A pure monopolist in an industry is a single seller. It is rare for a firm to have a pure monopoly – except when the industry is state-owned and has a legally protected monopoly
The Royal Mail used to have a statutory monopoly on delivering household mail. This is changing fast as the industry seen fresh competition. The Royal Mail was part-privatised in 2013.
A working monopoly: A working monopoly is any firm with greater than 25% of the industries' total sales. In practice, there are many markets where businesses enjoy a degree of monopoly power even if they do not have a 25% market share.
A dominant firm is a firm that has at least forty per cent of their given market
Price and output under a pure monopoly
A monopolist can take market demand as its own demand curve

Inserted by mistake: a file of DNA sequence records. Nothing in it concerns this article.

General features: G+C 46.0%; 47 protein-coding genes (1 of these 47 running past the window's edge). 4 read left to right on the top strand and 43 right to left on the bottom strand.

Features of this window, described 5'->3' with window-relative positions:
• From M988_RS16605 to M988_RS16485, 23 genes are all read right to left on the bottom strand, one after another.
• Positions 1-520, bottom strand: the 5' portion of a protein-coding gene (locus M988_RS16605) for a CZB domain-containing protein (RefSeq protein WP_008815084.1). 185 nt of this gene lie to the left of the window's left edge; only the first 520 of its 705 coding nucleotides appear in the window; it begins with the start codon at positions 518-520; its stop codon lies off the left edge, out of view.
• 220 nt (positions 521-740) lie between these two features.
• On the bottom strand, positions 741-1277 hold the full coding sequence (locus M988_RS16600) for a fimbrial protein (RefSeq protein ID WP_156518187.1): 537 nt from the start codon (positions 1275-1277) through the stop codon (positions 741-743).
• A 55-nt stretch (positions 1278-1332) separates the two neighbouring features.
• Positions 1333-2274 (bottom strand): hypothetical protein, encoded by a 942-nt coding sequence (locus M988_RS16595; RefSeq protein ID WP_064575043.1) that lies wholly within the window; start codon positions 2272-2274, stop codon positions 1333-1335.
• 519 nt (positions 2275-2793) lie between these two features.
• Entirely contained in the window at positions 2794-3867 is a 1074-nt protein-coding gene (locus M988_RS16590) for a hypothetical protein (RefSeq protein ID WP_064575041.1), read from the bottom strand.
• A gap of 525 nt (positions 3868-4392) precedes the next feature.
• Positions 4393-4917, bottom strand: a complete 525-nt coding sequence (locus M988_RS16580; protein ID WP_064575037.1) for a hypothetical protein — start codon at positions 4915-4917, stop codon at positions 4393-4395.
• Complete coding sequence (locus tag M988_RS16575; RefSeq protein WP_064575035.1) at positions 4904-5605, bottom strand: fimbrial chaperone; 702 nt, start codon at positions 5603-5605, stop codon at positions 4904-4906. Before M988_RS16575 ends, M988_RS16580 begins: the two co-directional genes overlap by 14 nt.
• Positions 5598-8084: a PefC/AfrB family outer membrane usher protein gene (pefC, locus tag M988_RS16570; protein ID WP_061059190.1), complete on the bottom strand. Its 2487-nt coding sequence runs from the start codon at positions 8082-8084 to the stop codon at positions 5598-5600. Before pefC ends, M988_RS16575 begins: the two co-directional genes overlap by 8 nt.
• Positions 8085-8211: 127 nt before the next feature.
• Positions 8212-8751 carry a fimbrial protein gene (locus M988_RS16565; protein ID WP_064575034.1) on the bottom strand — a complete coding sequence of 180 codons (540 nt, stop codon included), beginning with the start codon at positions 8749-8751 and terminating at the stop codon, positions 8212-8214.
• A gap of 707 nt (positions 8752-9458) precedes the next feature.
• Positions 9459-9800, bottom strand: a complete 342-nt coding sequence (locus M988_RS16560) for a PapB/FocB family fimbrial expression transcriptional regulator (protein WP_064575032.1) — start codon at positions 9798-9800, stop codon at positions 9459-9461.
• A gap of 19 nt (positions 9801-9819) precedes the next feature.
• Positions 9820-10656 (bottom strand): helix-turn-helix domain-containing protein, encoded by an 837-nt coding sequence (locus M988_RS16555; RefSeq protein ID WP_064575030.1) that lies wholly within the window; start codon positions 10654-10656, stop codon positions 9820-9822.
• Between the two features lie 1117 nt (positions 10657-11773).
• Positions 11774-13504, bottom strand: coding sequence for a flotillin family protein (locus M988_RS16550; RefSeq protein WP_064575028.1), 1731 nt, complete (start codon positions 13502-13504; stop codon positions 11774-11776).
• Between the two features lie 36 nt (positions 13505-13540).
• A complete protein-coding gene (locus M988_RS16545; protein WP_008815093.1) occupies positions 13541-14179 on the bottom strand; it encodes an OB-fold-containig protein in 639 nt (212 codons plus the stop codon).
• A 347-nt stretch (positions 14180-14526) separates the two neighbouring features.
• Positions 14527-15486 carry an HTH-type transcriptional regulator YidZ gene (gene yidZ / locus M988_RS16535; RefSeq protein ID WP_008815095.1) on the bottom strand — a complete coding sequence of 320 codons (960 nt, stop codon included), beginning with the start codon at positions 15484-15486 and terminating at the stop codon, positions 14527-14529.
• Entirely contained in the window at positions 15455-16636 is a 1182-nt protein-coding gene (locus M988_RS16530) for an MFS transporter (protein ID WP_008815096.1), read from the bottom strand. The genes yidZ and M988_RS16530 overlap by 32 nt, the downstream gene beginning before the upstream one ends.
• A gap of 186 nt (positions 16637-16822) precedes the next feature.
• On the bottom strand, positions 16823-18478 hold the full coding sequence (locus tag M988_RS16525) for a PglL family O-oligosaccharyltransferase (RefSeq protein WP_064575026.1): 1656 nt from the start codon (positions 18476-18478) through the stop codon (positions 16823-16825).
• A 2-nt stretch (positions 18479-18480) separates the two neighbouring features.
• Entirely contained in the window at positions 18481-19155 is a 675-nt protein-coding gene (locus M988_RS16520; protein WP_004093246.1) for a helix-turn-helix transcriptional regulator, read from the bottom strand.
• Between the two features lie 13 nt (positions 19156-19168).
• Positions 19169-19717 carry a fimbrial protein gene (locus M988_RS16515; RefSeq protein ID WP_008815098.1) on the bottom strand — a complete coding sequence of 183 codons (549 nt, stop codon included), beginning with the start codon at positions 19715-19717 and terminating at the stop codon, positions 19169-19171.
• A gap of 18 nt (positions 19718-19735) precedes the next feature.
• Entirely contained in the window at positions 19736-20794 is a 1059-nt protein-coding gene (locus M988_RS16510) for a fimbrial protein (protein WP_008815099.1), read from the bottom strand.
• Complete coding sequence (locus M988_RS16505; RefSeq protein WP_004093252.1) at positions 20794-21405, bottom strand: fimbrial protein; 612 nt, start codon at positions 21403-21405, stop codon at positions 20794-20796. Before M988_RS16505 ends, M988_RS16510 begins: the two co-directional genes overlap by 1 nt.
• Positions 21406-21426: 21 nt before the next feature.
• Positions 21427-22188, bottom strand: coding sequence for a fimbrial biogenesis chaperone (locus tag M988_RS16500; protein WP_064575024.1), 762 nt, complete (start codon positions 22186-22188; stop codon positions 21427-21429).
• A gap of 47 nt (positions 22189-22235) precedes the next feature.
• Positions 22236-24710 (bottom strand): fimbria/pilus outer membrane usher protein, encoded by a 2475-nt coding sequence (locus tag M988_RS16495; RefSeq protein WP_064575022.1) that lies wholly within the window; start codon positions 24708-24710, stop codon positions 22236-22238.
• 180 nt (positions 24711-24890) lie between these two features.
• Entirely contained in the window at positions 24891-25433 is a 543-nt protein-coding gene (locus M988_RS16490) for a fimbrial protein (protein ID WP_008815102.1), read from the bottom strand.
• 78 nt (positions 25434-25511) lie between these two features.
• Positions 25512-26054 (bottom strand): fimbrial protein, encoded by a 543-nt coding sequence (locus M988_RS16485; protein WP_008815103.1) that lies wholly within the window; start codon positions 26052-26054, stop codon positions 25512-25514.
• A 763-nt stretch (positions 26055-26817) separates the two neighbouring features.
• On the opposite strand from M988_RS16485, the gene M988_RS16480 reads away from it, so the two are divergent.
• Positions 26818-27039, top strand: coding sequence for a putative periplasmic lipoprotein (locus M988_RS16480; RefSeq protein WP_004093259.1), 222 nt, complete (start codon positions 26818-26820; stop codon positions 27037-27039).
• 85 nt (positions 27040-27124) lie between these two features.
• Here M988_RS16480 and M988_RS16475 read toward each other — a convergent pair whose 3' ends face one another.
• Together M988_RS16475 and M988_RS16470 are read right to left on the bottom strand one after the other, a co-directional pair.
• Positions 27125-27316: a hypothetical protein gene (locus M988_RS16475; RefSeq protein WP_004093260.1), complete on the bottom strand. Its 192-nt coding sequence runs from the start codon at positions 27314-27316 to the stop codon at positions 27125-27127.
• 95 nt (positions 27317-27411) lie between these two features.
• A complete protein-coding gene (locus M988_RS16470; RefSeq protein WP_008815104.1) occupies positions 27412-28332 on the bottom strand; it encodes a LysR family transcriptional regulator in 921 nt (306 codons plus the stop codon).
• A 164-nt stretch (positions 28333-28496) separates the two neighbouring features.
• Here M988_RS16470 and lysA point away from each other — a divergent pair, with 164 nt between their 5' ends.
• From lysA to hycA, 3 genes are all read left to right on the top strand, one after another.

The firm is a price maker but it cannot charge a price that the consumers will not bear
A monopolist has market power which is the power to raise price above marginal cost without fear of losing supernormal profits to new entrants to a market
In this sense, price elasticity of demand acts as a constraint on the pricing-power of the monopolist
Assuming that the monopolist aims to maximise profits (where MR=MC), we establish a short run price and output equilibrium as shown in the diagram below
Geoff Riley FRSA has been teaching Economics for nearly thirty years. He has twenty years experience as Head of Economics at leading schools. He writes extensively and is a contributor and presenter on CPD conferences in the UK and overseas.